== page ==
Ian Frain provides a brief overview of police aviation in the UK, which today is based around Airbus helicopters
PARAPUBLIC NATIONAL POLICE AIR SERVICE
POLICE AVIATION IN THE UK: THE BEGINNINGS
In 1921, the R33 and R36 airships were used to assist the police force with traffic control around the Ascot and Epsom horse racing events. An aerial balloon was used by the police force in the 1924 Epsom Derby and nine years later the Metropolitan Police first used an autogyro to patrol that year’s Derby. Subsequently the Cierva autogyro was demonstrated to police forces.
It was in 1947 when a helicopter was first used to support a police operation. The Norfolk Constabulary was searching for a fugitive and were helped by a civilian Sikorsky S-51 Dragonfly flown by the late Alan Bristow (who founded Bristow Helicopters).
Later, in 1968, there were four experiments in the country to evaluate the use of helicopters in airborne law enforcement. Scotland played host to one of these trials that took place between February and March that year. These included using an Army Air Corps Westland Scout AH1 helicopter flown by an army pilot and a police observer of inspector and sergeant rank to be based at RAF Kinloss.
During the 2012 Olympics, there was a brief return to the use of military aviation assisting the authorities when elements of the armed forces, namely the battlefield helicopters of the Joint Helicopter Command and Royal Navy helicopter squadrons, provided airborne security to protect the event alongside the Metropolitan Police Air Support Unit. More recently, in response to the terror attack on Westminster Bridge in May 2017 the Joint Special Forces Aviation Wing deployed an AS365N3 Dauphin.
Airborne policing in the UK has come a long way from the early days of using an airship and autogyro in the early part of the 20th Century. Enforcement from the air as we would recognise it began with experiments in the 1960s and 1970s when the Army Air Corps provided a Bell 47 Sioux or a Westland Scout to the various police constabularies around the country. The army would fly and operate the helicopter, but there would be a police observer present.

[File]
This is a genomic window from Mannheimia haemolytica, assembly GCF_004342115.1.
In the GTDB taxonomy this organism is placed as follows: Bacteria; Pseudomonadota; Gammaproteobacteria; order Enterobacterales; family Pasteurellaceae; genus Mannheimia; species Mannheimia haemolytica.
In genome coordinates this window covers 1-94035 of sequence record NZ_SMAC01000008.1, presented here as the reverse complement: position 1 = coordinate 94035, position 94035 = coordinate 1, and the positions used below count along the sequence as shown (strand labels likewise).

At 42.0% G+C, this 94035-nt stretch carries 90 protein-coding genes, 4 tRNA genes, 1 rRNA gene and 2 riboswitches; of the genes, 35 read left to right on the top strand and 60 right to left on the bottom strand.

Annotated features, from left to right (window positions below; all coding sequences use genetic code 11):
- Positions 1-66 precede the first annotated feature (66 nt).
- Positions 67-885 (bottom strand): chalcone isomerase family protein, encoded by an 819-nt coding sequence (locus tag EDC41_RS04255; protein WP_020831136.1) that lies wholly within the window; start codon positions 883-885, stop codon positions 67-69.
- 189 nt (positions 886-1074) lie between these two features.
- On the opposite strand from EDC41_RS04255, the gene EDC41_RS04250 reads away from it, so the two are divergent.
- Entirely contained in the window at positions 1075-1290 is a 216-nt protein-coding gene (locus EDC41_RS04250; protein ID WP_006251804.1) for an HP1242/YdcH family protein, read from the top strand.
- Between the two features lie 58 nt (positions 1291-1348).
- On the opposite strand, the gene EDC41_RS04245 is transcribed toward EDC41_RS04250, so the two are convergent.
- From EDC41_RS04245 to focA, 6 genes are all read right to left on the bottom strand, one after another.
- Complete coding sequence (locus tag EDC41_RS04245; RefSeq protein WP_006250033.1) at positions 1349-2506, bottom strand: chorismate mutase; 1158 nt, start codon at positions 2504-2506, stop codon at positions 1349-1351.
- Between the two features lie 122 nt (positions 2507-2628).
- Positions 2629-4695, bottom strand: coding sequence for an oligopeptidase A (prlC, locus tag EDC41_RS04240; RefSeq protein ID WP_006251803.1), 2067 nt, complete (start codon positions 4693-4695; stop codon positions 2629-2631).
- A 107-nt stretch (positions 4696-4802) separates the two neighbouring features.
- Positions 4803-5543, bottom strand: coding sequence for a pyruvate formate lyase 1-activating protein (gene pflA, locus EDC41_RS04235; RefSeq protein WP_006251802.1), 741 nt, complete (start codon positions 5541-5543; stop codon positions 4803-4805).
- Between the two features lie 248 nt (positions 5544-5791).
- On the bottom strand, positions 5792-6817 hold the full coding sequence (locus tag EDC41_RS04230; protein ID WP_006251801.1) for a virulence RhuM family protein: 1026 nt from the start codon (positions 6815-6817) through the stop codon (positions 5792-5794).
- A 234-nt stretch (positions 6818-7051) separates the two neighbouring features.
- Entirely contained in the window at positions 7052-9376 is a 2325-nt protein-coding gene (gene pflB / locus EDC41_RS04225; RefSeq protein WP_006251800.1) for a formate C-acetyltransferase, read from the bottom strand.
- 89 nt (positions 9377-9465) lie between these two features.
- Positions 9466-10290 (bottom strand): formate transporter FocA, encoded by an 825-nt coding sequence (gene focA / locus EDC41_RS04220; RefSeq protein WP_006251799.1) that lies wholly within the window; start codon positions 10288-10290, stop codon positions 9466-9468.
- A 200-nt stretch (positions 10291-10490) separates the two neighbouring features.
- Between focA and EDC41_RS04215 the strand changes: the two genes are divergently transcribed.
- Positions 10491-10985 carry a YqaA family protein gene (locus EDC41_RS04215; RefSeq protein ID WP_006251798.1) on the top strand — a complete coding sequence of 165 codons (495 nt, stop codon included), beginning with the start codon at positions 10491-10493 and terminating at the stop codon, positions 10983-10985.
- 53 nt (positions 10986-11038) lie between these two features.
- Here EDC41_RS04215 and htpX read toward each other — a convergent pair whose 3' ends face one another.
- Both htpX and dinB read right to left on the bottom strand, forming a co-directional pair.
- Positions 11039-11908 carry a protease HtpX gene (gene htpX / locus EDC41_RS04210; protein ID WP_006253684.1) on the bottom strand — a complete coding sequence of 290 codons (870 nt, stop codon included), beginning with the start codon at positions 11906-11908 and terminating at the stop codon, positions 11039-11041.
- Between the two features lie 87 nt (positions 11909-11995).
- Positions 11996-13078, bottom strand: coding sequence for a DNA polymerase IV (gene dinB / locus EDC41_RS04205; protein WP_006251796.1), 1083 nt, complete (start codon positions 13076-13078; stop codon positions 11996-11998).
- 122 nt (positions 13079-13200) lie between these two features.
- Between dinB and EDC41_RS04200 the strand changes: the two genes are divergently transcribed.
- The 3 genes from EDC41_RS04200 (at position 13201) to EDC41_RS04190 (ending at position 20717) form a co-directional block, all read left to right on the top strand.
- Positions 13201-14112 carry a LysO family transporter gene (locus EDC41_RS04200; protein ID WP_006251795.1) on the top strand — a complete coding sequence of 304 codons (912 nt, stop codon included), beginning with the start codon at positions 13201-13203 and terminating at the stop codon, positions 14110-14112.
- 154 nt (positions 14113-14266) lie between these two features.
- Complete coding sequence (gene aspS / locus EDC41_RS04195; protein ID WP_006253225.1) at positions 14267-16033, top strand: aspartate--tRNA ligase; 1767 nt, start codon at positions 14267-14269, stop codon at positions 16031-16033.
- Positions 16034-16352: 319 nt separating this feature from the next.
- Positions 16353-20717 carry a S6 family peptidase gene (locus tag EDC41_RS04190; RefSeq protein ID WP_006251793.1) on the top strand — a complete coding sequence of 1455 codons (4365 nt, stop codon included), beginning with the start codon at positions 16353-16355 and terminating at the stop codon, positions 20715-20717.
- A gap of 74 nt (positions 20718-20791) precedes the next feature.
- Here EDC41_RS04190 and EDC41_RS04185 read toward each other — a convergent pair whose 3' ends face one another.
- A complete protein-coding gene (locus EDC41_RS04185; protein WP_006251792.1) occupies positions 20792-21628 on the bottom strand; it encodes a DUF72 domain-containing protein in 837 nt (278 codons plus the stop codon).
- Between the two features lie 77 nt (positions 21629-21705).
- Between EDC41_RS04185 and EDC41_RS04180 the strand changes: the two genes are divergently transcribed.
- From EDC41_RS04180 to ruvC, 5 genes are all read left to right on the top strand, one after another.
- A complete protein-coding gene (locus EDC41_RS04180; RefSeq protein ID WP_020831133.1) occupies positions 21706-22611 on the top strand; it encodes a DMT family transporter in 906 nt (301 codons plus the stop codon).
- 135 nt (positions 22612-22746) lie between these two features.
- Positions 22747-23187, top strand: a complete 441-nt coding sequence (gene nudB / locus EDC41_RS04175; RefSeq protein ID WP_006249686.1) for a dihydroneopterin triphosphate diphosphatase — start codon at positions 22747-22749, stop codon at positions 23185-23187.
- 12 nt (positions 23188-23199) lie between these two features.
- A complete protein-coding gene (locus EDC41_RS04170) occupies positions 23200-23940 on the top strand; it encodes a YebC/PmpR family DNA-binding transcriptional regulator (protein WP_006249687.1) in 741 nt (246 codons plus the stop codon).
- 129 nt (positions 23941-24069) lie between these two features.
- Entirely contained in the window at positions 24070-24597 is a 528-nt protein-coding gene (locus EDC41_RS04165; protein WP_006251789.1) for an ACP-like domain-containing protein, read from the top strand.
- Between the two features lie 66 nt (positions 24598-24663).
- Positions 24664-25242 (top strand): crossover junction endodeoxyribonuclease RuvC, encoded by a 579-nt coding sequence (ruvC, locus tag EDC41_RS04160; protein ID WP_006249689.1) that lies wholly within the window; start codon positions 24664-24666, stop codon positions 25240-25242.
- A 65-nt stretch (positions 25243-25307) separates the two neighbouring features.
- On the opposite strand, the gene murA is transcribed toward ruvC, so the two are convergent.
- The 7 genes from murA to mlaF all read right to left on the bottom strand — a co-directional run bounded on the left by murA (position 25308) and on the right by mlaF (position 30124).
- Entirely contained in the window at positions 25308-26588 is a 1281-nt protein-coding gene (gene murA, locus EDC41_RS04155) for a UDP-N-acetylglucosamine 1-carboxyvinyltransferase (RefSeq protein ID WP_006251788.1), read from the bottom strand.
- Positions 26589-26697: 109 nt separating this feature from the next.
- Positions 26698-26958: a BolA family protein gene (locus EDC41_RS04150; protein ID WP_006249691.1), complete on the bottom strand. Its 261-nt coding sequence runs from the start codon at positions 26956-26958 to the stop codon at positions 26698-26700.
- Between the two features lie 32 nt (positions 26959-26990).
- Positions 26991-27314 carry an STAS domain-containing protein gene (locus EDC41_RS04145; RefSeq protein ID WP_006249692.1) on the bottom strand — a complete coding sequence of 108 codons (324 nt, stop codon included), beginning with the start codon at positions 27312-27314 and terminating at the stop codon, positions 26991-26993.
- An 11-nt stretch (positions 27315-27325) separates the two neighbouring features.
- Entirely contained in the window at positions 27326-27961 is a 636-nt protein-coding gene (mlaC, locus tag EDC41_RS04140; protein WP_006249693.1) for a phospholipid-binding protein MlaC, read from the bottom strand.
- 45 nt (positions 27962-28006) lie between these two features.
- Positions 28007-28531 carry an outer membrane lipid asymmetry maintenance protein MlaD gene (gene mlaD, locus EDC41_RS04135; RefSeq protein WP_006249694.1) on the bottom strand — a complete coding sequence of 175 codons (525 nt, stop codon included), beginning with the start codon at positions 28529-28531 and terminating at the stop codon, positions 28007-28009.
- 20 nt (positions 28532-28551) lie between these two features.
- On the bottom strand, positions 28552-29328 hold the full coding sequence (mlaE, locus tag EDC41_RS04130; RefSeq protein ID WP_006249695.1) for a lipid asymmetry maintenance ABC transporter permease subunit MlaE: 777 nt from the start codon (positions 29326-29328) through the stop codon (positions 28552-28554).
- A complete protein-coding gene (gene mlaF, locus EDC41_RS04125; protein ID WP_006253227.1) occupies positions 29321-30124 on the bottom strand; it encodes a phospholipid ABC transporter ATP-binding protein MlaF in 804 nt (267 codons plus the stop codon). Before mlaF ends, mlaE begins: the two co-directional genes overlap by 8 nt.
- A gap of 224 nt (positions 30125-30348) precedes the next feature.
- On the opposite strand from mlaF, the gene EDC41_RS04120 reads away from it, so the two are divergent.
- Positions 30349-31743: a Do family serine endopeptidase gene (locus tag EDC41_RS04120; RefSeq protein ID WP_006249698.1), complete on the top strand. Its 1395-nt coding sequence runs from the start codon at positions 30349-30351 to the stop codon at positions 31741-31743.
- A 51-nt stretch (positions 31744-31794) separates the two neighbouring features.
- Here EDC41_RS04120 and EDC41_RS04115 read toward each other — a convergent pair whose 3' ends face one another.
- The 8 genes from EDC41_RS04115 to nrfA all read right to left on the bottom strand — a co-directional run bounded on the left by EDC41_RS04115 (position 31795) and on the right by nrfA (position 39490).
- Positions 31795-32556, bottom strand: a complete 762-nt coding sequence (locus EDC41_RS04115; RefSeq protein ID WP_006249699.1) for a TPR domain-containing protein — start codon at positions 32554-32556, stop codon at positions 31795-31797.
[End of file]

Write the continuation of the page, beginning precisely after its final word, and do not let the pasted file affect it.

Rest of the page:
A decade later the then Colt Cars operated a single Aerospatiale AS350A for the Devon and Cornwall Police Constabulary, while in London the Metropolitan Police Air Support Unit (ASU) started to operate the twin-engine Bell 222A. By the end of the 1980s and into the 1990s, nearly all forces were covered by an ASU, with the favoured helicopters being the MBB Bo105 and Bk117 and the Eurocopter AS355F/AS355N Twin Squirrel.
Newly developed technology has been implemented in the pursuit of better law enforcement since police helicopters entered service, from the GEC Avionics Heli-Tele system mounted on the Metropolitan Police Bell 222As in the 1980s for closer monitoring of the ground from the air, to experiments in the 1990s with night vision goggles.
Other important technical developments for airborne law enforcement include forwardlooking infrared systems, video downlink to ground units and Spectrolab SX-16 Nightsun searchlights.
The missions of the regular ASUs were not limited to just airborne surveillance and command and control for the police on the ground; they also had a secondary air ambulance role. The Sussex, Cambridge and Wiltshire constabularies all operated MD Helicopters MD900s or MD902s in the helicopter emergency medical service (HEMS) role. The latter unit worked together with the Wiltshire Air Ambulance Trust (established in 1990) and the South West Ambulance NHS who supplied the paramedics. The Wiltshire Air Ambulance Trust, a charity, used the money raised to fund a third of the police MD902’s operating costs under the agreement.
Police aviation develops
Unlike a lot of police ASUs around the world, such as those in the United States, the police pilot in the UK tends not to be a sworn police officer but a commercial contract pilot. Like the aircraft, the mission equipment role fit and the maintenance support, pilots come from a major helicopter operator such as Bristow (which supplied the pilots for the Metropolitan Police ASU Bell 222A operations), Bond Helicopters (which supplied pilots to the likes of the Strathclyde Police) and Specialist Aviation Services, formerly Police Aviation Services, which supplied the MD900/MD902 Explorer to various forces.